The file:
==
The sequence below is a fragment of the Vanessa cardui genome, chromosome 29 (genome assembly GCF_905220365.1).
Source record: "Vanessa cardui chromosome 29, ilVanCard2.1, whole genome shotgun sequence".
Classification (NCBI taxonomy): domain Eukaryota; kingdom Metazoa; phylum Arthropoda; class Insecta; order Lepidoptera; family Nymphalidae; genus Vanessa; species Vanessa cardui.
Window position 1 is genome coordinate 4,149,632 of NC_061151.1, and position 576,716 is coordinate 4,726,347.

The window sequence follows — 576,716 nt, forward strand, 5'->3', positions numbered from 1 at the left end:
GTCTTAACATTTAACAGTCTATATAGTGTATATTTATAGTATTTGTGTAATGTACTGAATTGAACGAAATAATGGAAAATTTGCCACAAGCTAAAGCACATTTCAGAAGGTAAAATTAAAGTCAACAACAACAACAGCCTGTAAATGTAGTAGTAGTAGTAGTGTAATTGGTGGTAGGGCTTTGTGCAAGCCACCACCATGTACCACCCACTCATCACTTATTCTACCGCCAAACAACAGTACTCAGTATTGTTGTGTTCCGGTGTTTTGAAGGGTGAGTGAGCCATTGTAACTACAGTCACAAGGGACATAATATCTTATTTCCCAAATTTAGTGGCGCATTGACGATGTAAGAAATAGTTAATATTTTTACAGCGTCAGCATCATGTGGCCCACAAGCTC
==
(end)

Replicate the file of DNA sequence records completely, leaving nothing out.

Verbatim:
The sequence below is a fragment of the Vanessa cardui genome, chromosome 29 (genome assembly GCF_905220365.1).
Source record: "Vanessa cardui chromosome 29, ilVanCard2.1, whole genome shotgun sequence".
Classification (NCBI taxonomy): domain Eukaryota; kingdom Metazoa; phylum Arthropoda; class Insecta; order Lepidoptera; family Nymphalidae; genus Vanessa; species Vanessa cardui.
Window position 1 is genome coordinate 4,149,632 of NC_061151.1, and position 576,716 is coordinate 4,726,347.

The window sequence follows — 576,716 nt, forward strand, 5'->3', positions numbered from 1 at the left end:
GTCTTAACATTTAACAGTCTATATAGTGTATATTTATAGTATTTGTGTAATGTACTGAATTGAACGAAATAATGGAAAATTTGCCACAAGCTAAAGCACATTTCAGAAGGTAAAATTAAAGTCAACAACAACAACAGCCTGTAAATGTAGTAGTAGTAGTAGTGTAATTGGTGGTAGGGCTTTGTGCAAGCCACCACCATGTACCACCCACTCATCACTTATTCTACCGCCAAACAACAGTACTCAGTATTGTTGTGTTCCGGTGTTTTGAAGGGTGAGTGAGCCATTGTAACTACAGTCACAAGGGACATAATATCTTATTTCCCAAATTTAGTGGCGCATTGACGATGTAAGAAATAGTTAATATTTTTACAGCGTCAGCATCATGTGGCCCACAAGCTC